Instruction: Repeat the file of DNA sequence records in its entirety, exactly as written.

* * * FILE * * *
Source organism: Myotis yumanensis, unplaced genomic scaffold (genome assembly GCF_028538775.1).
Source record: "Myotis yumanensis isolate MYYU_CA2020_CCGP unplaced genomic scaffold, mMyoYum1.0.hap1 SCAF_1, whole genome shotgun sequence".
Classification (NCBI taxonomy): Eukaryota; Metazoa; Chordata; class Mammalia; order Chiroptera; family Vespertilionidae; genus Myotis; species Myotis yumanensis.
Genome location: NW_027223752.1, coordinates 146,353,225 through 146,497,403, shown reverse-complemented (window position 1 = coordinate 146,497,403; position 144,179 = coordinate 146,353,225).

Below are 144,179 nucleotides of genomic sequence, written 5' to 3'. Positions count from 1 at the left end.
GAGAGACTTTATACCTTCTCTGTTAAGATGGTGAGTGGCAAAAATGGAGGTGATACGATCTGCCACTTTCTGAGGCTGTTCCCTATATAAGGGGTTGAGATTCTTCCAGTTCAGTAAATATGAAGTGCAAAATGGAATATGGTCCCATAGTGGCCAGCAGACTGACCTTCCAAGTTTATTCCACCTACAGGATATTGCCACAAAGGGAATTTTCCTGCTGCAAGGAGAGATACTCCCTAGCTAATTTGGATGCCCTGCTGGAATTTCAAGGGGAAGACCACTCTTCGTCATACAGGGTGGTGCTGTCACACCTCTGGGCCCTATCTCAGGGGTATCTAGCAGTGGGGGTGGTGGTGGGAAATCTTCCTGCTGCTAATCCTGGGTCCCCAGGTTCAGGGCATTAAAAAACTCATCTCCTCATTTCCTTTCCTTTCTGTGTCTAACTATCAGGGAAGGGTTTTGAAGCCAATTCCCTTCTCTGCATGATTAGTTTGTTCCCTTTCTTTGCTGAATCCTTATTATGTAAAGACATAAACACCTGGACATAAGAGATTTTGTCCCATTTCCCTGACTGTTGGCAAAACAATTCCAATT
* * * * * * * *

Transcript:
Source organism: Myotis yumanensis, unplaced genomic scaffold (genome assembly GCF_028538775.1).
Source record: "Myotis yumanensis isolate MYYU_CA2020_CCGP unplaced genomic scaffold, mMyoYum1.0.hap1 SCAF_1, whole genome shotgun sequence".
Classification (NCBI taxonomy): Eukaryota; Metazoa; Chordata; class Mammalia; order Chiroptera; family Vespertilionidae; genus Myotis; species Myotis yumanensis.
Genome location: NW_027223752.1, coordinates 146,353,225 through 146,497,403, shown reverse-complemented (window position 1 = coordinate 146,497,403; position 144,179 = coordinate 146,353,225).

Below are 144,179 nucleotides of genomic sequence, written 5' to 3'. Positions count from 1 at the left end.
GAGAGACTTTATACCTTCTCTGTTAAGATGGTGAGTGGCAAAAATGGAGGTGATACGATCTGCCACTTTCTGAGGCTGTTCCCTATATAAGGGGTTGAGATTCTTCCAGTTCAGTAAATATGAAGTGCAAAATGGAATATGGTCCCATAGTGGCCAGCAGACTGACCTTCCAAGTTTATTCCACCTACAGGATATTGCCACAAAGGGAATTTTCCTGCTGCAAGGAGAGATACTCCCTAGCTAATTTGGATGCCCTGCTGGAATTTCAAGGGGAAGACCACTCTTCGTCATACAGGGTGGTGCTGTCACACCTCTGGGCCCTATCTCAGGGGTATCTAGCAGTGGGGGTGGTGGTGGGAAATCTTCCTGCTGCTAATCCTGGGTCCCCAGGTTCAGGGCATTAAAAAACTCATCTCCTCATTTCCTTTCCTTTCTGTGTCTAACTATCAGGGAAGGGTTTTGAAGCCAATTCCCTTCTCTGCATGATTAGTTTGTTCCCTTTCTTTGCTGAATCCTTATTATGTAAAGACATAAACACCTGGACATAAGAGATTTTGTCCCATTTCCCTGACTGTTGGCAAAACAATTCCAATT